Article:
My beautiful old dog Sally died six months ago and I am just bereft. She was always with me whatever I did or wherever I went, and as I live on my own she was my companion and I would talk to her all the time. When I walked her, people would come up and talk to me sometimes - somehow when you have a dog with you it makes you more approachable.
I just feel so lost without her, and so lonely, made worse by the lack of understanding of those around me. I have thought about getting another dog, but just don't think any dog could replace her.
Patricia Marie says...
Many people, even our closest friends, feel uncomfortable talking to us about our losses. Because of this, we are sometimes most alone just at the time when we need support. This applies especially for the death of a pet, as our society often does not acknowledge loss of a animal to be a cause for grief. However, the reality is you are not alone, as there are many dog owners who have to face the loss of there most loyal companion.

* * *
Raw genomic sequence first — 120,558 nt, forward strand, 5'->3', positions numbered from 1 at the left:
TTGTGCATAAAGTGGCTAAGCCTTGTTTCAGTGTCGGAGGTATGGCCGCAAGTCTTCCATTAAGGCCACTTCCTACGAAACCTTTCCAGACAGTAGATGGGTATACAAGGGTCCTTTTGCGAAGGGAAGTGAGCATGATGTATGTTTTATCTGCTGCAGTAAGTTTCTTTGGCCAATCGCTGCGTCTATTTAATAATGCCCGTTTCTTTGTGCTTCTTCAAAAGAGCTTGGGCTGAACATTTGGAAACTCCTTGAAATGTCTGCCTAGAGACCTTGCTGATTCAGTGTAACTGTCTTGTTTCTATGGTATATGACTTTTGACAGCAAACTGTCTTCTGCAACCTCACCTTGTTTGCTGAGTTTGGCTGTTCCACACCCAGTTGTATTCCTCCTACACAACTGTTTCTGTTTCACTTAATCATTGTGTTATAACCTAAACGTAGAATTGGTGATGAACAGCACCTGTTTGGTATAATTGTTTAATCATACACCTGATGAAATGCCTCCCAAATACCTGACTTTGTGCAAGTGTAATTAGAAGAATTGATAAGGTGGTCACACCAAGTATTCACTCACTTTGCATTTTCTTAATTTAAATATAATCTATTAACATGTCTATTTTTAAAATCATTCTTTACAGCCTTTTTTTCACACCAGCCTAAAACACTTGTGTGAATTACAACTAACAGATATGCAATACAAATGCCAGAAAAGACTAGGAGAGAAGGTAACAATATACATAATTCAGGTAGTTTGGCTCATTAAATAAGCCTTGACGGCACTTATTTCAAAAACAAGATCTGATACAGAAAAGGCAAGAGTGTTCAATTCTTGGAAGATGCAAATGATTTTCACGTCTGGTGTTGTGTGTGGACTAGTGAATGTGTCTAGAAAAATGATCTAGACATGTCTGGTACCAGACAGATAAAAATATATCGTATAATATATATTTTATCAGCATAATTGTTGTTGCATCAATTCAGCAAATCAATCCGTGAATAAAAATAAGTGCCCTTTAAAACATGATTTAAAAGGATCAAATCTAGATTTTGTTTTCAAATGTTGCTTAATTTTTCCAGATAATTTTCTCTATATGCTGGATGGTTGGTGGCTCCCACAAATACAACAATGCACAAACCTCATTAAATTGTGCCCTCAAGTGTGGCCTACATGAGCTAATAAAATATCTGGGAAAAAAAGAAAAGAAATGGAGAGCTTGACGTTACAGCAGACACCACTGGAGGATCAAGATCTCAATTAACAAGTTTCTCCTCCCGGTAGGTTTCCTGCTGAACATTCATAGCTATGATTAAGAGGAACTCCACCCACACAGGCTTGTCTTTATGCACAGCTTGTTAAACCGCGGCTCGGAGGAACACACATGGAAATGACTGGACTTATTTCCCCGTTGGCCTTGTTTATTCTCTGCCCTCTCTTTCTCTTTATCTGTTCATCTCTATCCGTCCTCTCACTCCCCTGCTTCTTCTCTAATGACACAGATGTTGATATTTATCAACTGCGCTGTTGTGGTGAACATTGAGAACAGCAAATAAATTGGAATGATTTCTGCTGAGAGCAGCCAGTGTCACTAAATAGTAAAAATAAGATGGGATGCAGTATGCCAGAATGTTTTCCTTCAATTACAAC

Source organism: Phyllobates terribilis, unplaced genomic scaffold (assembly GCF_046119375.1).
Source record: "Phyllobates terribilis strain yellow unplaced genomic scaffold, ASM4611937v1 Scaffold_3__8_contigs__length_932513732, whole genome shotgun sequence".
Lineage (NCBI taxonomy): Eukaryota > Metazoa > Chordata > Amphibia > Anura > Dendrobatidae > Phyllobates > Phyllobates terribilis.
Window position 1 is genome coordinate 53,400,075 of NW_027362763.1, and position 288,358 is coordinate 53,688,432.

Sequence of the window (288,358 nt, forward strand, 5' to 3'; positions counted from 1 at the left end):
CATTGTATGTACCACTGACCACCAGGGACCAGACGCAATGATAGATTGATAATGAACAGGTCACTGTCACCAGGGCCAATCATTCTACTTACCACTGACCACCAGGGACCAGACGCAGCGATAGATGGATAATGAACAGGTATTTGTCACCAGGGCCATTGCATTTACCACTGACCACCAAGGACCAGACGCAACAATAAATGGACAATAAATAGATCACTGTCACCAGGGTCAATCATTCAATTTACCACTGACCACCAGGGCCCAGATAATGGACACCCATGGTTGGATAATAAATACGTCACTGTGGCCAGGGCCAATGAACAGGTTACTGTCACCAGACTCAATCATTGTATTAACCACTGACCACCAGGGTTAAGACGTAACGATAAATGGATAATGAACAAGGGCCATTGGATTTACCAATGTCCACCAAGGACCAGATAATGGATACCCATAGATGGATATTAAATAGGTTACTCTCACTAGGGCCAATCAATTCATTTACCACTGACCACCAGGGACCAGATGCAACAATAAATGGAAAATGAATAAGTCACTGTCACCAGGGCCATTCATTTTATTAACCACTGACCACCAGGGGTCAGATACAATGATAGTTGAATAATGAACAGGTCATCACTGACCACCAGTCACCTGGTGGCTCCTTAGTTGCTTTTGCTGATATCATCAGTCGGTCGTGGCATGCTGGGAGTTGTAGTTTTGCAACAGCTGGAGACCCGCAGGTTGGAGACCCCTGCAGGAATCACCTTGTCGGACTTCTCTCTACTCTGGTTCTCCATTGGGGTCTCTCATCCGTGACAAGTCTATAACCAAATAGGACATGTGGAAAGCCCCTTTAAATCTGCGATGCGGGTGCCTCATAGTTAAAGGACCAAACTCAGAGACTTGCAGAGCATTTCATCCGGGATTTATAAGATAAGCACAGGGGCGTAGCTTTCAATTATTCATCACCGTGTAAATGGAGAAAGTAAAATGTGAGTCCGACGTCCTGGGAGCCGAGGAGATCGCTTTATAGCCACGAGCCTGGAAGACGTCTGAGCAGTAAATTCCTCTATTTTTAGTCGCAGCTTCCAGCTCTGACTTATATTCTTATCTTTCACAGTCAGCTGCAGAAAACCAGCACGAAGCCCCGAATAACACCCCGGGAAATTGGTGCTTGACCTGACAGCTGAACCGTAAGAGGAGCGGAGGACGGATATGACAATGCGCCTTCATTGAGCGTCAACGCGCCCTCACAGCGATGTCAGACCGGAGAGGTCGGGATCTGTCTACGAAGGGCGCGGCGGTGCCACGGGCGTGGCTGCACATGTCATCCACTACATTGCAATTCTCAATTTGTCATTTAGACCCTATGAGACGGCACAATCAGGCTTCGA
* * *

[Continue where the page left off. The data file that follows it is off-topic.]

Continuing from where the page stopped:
Allow yourself time to come to terms with your sorrow. Recollect the wonderful memories that can never be taken away from you, and in time hopefully you will soon begin to remember your beloved dog with more smiles than tears. Display a photograph of 'Sally' - it will help you to feel connected when she is in your thoughts.
There are many dog rescue organisations desperate for help, where you could perhaps volunteer to temporary foster, or help to look after the dogs at the centre - therefore, benefit from having them in your life, but without full responsibility, although I cannot promise you won't become attached to these vulnerable animals. Attending a place of work will also enable you to make friends and not feel so isolated.
If the only reason you can't face getting another dog is because you feel the new one wouldn't replace the old. Of course, no two dogs could ever be the same, but having a different dog could prove preferable to having no dog. Do consider this, and you may just want to begin a new unique and perfect bond with another furry friend, who will benefit from the love and care you could clearly offer.
For a comforting read, I recommend: Goodbye Dear Friend: Coming to Terms with a Death of a Pet by Virginia Ironside.